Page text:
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UNIVERSITY OF OTTAWA

DINING HALL.

allows them to understand: Yes, it’s actually possible.” In addition to the new dining hall, the university puts an emphasis on sourcing food locally. The contract the university has with its food service provider insists on a percentage of local food, and that percentage gradually increases year by year. “At one point, the provider asked if they could grow some of the food on campus,” says Mr. Rausseo. “We’re looking at farming within an urban context. We’ve had such success this summer, next year we’re actually taking a rooftop near one of the campuses and turning a section of that into a dedicated herb garden for the cafeteria.”

WASTE AUDIT ON CAMPUS. THIS YEAR THERER WAS A 60% DIVERSION OF ALL WASTE ON CAMPUS.

STUDENTS WHO COMPLETED A COMMUNITY SERVICE PLACEMENT FOR THE SUSTAINBILITY OFFICE.

Then there are the water fountains. The University of Ottawa is a bottled water free campus; instead, there are 174 water fountains. “It’s a small thing which means a lot to us because it has a big impact,” says Mr. Rausseo. “People occasionally forget their bottles and still want to buy water. We give out free bottles all the time, but we’re now actually going to be putting reusable water bottles in the vending machines. It’s one of those little things that helps close the loop.”

ally a store in which everything is free. Outgoing students often can’t take some of their clothes, books, and appliances. Rather than throwing them away, the university collects these things, cleans them, and gives them to new students. “We’re trying to embrace the idea of industrial ecology where you say the waste from one system is really just the food of another,” says Mr. Rausseo. These combined efforts to reduce waste add up. This year, the university hit 60% waste diversion overall. “It’s a big achievement because we keep expanding the definition of what’s waste,” says Mr. Rausseo. “Last year, for example, someone mentioned biomedical waste over in our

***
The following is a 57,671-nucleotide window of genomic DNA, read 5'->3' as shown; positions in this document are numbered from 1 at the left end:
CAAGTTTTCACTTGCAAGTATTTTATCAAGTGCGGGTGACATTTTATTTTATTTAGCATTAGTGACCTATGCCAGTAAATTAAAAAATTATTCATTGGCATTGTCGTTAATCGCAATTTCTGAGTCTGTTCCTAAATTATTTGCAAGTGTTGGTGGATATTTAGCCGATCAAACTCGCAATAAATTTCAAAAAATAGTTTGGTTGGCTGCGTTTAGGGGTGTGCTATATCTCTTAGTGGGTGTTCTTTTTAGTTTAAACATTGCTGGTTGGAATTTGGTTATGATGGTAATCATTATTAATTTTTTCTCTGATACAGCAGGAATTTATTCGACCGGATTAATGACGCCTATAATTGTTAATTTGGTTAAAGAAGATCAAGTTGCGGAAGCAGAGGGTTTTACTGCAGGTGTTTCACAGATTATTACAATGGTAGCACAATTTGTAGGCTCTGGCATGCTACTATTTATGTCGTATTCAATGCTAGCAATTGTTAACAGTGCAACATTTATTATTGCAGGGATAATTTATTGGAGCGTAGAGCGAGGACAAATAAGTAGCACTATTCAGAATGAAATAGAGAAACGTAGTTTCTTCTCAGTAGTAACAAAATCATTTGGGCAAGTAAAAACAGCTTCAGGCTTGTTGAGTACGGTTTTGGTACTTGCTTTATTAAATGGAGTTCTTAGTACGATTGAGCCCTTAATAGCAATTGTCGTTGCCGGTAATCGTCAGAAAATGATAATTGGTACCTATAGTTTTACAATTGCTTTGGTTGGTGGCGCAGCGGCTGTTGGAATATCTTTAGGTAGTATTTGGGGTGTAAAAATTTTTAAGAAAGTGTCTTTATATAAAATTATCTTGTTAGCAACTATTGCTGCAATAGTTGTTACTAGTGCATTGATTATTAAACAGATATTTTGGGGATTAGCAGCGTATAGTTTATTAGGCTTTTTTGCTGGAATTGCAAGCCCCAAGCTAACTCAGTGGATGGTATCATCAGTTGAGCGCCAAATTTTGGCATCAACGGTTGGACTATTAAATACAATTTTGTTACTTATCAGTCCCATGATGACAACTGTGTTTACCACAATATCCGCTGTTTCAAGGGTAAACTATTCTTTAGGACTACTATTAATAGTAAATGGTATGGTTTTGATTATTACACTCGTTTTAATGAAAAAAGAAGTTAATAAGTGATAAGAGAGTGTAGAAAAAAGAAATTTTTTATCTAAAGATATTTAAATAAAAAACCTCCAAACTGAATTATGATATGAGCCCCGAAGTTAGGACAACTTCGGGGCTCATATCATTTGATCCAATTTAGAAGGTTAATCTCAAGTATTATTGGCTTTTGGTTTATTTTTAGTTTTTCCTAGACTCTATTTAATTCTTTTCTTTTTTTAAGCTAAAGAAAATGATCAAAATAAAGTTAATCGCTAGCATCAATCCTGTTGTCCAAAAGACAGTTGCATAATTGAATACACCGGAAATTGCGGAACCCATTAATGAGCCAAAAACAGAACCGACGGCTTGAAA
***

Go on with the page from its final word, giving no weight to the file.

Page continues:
WASTE DIVERSION The list of the university’s programs to reduce waste goes on. There’s the Free Store – liter-

Central to Chartwells’ residential dining program, Pulse on Dining, is a commitment to

LOVE FOOD NOT WASTE.​

Member of Compass Group Canada​ Compass-canada.com • dineoncampus.ca

50 | SUSTAINABLE BUSINESS MAGAZINE

​ Love Food…. Lots of fresh and nutritious offerings delivered in an open-kitchen restaurant format to fuel the minds of the next generation.​ ​ Not Waste… Creating a dining environment that is commitment to no disposable packaging, recycling and composting leadership and programs that center on waste reduction. ​ ​ We congratulate our partner, the University of Ottawa, for being a leading example of the Love Food Not Waste philosophy with their newly renovated Dining Hall. ​ ​ Together, we can achieve our shared vision through sustainable innovation and advance sustainable food and dining services on your campus.

Sustainable Business Magazine  

Issue 06/15

Sustainable Business Magazine  

Issue 06/15

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